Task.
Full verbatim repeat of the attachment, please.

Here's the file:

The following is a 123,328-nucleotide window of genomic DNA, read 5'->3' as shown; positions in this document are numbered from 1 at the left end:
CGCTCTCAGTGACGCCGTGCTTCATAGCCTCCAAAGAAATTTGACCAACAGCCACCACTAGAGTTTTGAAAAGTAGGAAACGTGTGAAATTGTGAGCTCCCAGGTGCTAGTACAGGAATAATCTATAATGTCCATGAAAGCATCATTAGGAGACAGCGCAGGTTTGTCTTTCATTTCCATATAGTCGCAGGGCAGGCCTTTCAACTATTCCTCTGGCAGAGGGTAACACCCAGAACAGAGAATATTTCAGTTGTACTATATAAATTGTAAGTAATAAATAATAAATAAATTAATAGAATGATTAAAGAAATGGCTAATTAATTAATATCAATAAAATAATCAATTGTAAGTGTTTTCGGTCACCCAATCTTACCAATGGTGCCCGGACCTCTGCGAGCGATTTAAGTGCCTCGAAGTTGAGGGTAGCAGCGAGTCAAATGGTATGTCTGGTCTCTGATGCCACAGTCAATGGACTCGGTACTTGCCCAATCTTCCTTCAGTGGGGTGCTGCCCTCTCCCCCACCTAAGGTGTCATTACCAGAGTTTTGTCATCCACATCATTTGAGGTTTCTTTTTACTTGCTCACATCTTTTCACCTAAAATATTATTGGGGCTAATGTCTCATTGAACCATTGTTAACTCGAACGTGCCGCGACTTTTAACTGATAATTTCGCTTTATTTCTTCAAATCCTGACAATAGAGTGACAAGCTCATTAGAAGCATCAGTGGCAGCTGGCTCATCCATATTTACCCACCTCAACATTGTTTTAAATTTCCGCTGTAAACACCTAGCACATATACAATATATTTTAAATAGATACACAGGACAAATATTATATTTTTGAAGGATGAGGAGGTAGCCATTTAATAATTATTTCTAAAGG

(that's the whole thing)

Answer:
The following is a 123,328-nucleotide window of genomic DNA, read 5'->3' as shown; positions in this document are numbered from 1 at the left end:
CGCTCTCAGTGACGCCGTGCTTCATAGCCTCCAAAGAAATTTGACCAACAGCCACCACTAGAGTTTTGAAAAGTAGGAAACGTGTGAAATTGTGAGCTCCCAGGTGCTAGTACAGGAATAATCTATAATGTCCATGAAAGCATCATTAGGAGACAGCGCAGGTTTGTCTTTCATTTCCATATAGTCGCAGGGCAGGCCTTTCAACTATTCCTCTGGCAGAGGGTAACACCCAGAACAGAGAATATTTCAGTTGTACTATATAAATTGTAAGTAATAAATAATAAATAAATTAATAGAATGATTAAAGAAATGGCTAATTAATTAATATCAATAAAATAATCAATTGTAAGTGTTTTCGGTCACCCAATCTTACCAATGGTGCCCGGACCTCTGCGAGCGATTTAAGTGCCTCGAAGTTGAGGGTAGCAGCGAGTCAAATGGTATGTCTGGTCTCTGATGCCACAGTCAATGGACTCGGTACTTGCCCAATCTTCCTTCAGTGGGGTGCTGCCCTCTCCCCCACCTAAGGTGTCATTACCAGAGTTTTGTCATCCACATCATTTGAGGTTTCTTTTTACTTGCTCACATCTTTTCACCTAAAATATTATTGGGGCTAATGTCTCATTGAACCATTGTTAACTCGAACGTGCCGCGACTTTTAACTGATAATTTCGCTTTATTTCTTCAAATCCTGACAATAGAGTGACAAGCTCATTAGAAGCATCAGTGGCAGCTGGCTCATCCATATTTACCCACCTCAACATTGTTTTAAATTTCCGCTGTAAACACCTAGCACATATACAATATATTTTAAATAGATACACAGGACAAATATTATATTTTTGAAGGATGAGGAGGTAGCCATTTAATAATTATTTCTAAAGG